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As Kabul falls, Whois could present a danger to ordinary Afghans

Kevin Murphy, August 19, 2021, Domain Policy

With Afghanistan falling to the Taliban this week, there’s potential danger to .af registrants — both in terms of losing domain services and of Whois being used for possibly deadly reprisals.

At time of writing, it’s been four days since the fall of Kabul. The uneasy truce between NATO and Taliban forces has failed to prevent scenes of chaos at the city’s main airport and the PR machine of so-called “Taliban 2.0” is in full bluster.

The new Taliban is, its spokespeople suggest, more tolerant of western liberal values and more supportive of human rights than its brutal, pre-9/11 incarnation.

Few believe this spin, and there have been multiple reports of 1990s-style oppression, including revenge killings and the suppression of women’s rights, across the country.

With all that in mind, a blog post about .af domain names may seem trivial, but it’s not my intention to trivialize.

I’m as appalled as any right-minded observer by the situation on the ground in Afghanistan and the neglect that led to it. But I believe .af could prove a learning moment in the ongoing conversation about Whois privacy.

The .af ccTLD has been managed since not long after the US-led invasion by the country’s Ministry of Communications and IT as the Afghanistan Network Information Center.

The registry had previously been managed for free from London by NetNames, with an admin contact in Kabul, according to the report of the 2003 IANA redelegation, which happened at a time when Afghanistan was still under a transitional government heavily overseen by the foreign governments behind the invasion.

Domain policy for .af was created in 2002, and it includes provisions for an open, freely available Whois database that is still in effect today.

Domains registered via overseas registrars appear to be benefiting from the impact of the EU’s General Data Protection Regulation, which redacts personal information, but this obviously does not apply in Afghanistan.

This means the names, addresses, phone numbers and email addresses of .af registrants are available for querying via various Whois interfaces, including the registry’s own, which is managed by New Zealand-based back-end CoCCA.

Using a combination of web searches and Whois queries, it is possible to find personally identifiable information of registrants, including names and addresses, at local human rights groups, as well as local news media and technology providers supportive of human rights causes.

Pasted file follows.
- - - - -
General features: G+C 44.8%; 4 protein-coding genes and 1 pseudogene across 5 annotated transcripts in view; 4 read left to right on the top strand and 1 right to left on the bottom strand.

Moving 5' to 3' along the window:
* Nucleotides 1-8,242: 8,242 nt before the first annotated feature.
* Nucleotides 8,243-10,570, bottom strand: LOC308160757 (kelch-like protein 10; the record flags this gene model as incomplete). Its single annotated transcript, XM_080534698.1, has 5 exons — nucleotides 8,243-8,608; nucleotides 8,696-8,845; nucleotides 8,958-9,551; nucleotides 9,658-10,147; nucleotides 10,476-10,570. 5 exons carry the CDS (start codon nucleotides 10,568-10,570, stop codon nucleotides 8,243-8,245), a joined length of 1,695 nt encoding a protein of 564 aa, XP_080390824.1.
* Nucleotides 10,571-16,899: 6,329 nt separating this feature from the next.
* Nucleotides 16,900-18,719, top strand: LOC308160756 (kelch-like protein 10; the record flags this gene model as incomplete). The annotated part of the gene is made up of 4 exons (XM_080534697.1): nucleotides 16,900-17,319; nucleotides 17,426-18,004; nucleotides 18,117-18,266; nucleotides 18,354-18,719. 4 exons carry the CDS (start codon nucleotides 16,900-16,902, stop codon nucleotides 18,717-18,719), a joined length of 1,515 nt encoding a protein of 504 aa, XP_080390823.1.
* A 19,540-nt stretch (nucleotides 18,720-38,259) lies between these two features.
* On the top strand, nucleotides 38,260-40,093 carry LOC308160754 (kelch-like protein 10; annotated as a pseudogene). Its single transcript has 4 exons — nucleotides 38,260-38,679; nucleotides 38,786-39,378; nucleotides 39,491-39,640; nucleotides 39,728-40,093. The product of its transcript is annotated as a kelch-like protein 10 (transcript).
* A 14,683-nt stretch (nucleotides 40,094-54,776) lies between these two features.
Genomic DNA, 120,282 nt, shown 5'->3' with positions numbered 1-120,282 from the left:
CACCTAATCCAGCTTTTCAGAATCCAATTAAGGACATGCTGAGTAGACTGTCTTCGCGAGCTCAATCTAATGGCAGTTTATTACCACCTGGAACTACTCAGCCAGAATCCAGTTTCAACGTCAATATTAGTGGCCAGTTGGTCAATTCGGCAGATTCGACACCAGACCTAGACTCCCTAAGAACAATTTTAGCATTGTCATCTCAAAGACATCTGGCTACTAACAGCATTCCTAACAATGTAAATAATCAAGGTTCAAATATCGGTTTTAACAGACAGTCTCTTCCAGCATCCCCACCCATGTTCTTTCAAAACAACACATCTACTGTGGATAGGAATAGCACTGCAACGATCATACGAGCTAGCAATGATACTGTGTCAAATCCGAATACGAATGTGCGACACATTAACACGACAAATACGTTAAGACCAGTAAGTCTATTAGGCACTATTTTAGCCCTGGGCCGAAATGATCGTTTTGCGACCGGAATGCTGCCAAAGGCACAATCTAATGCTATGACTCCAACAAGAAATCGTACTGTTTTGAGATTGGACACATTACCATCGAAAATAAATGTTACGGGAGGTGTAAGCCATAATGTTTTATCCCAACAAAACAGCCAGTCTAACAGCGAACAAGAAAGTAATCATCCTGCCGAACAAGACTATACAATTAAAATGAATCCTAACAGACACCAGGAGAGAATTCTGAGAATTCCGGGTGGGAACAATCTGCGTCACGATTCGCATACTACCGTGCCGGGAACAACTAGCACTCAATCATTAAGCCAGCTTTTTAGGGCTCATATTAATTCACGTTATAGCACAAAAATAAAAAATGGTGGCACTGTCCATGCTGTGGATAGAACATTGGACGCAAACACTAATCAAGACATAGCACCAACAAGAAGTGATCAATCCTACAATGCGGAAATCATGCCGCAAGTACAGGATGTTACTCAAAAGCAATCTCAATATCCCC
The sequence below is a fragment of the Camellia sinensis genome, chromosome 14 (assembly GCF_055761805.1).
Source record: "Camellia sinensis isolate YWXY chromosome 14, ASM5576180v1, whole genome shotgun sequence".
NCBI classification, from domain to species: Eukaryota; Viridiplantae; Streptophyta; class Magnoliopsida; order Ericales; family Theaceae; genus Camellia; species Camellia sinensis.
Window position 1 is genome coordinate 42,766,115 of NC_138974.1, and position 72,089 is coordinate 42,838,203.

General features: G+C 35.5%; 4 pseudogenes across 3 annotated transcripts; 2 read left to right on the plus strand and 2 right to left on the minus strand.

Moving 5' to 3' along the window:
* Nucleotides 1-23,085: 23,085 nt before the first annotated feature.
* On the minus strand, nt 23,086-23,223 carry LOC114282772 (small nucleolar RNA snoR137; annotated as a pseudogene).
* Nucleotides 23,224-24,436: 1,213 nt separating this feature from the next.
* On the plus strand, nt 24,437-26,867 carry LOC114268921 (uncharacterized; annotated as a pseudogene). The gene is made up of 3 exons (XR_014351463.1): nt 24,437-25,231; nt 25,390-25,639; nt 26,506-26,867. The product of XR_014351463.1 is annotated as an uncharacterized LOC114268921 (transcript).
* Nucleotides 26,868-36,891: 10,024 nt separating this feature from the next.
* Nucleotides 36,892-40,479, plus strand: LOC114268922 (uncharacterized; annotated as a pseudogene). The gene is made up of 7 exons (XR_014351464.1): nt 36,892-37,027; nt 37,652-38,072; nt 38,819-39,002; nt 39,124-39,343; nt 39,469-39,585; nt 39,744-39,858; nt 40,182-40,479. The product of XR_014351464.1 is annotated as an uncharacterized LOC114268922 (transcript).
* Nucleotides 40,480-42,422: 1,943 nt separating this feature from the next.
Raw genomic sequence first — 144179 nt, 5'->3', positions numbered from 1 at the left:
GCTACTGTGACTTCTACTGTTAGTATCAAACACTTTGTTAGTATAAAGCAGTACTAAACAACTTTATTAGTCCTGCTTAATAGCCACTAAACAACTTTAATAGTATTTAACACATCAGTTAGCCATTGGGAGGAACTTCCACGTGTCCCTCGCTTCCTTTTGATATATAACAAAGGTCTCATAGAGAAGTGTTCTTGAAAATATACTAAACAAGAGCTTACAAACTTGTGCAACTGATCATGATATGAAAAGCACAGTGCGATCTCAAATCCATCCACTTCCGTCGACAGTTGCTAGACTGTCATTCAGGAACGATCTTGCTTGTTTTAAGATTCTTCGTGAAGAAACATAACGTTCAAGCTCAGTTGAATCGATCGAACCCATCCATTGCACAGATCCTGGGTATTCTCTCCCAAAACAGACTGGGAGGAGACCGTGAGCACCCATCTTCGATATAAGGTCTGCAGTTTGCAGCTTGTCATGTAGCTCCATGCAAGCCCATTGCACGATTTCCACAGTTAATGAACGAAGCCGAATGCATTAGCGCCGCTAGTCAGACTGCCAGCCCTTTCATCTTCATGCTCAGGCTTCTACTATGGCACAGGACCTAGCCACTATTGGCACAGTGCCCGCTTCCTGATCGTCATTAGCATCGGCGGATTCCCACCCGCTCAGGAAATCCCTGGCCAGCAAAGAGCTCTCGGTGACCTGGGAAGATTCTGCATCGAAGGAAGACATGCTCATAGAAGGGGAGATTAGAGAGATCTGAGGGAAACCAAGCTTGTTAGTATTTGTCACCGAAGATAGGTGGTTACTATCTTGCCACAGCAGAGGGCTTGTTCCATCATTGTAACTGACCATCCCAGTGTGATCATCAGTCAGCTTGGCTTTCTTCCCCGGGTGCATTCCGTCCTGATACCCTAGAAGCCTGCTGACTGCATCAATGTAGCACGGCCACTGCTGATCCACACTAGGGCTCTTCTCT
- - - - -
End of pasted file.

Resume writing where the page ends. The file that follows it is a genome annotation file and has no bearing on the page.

If the reports of Taliban fighters conducting house-to-house searches for enemies of the new state are accurate, the easy availability of this personal data could be a serious problem.

To a great extent, this could be a case study in what privacy advocates within the ICANN community are always warning about — public access to Whois data gives oppressive regimes a tool to target their oppression.

And as we have seen this week, oppressive regimes can appear almost literally overnight.

While it seems unlikely there’s anyone from the old Afghan ministry still in control of the registry, I think .af back-end provider CoCCA, as well as Whois aggregators such as DomainTools, should have a long think about whether it’s a good idea to continue to provide open access to .af Whois records at this time.

Fortunately, there doesn’t appear to be a great many .af domains under management. DomainTools reckons it’s under 7,000.

At the other end of the scale of seriousness, overseas .af registrants may also see issues with their names due to the Taliban takeover.

It seems incredible today, but in 2001 a Taliban decree restricted internet access to a single computer at a government ministry. Others in government could apply to use this computer by sending a fax to the relevant minister.

While it seems impossible that such a Draconian restriction could be reintroduced today, it still seems likely that the Taliban will crack down on internet usage to an extent, including introducing morality or residency restrictions to .af regs.

.af is currently open to registrants from anywhere in the world, with no complex restrictions and .com-competitive prices.

Many multinational corporations have registered .af names for their local presence.

The string “af” has in recent years become social media shorthand for “as fuck”, and a small number overseas registrants appear to be using it as a domain hack in that context — type “corrupt.af” into your browser and see what happens.

Others seem to be using .af, where short domains are still available, as shortcuts to their social media profiles.

I don’t believe ICANN will need to get directly involved in this situation. Its Whois query tool does not support .af, and IANA presumably won’t need to get involved in terms of redelegation any more than it would following a general election or a coup d’├ętat.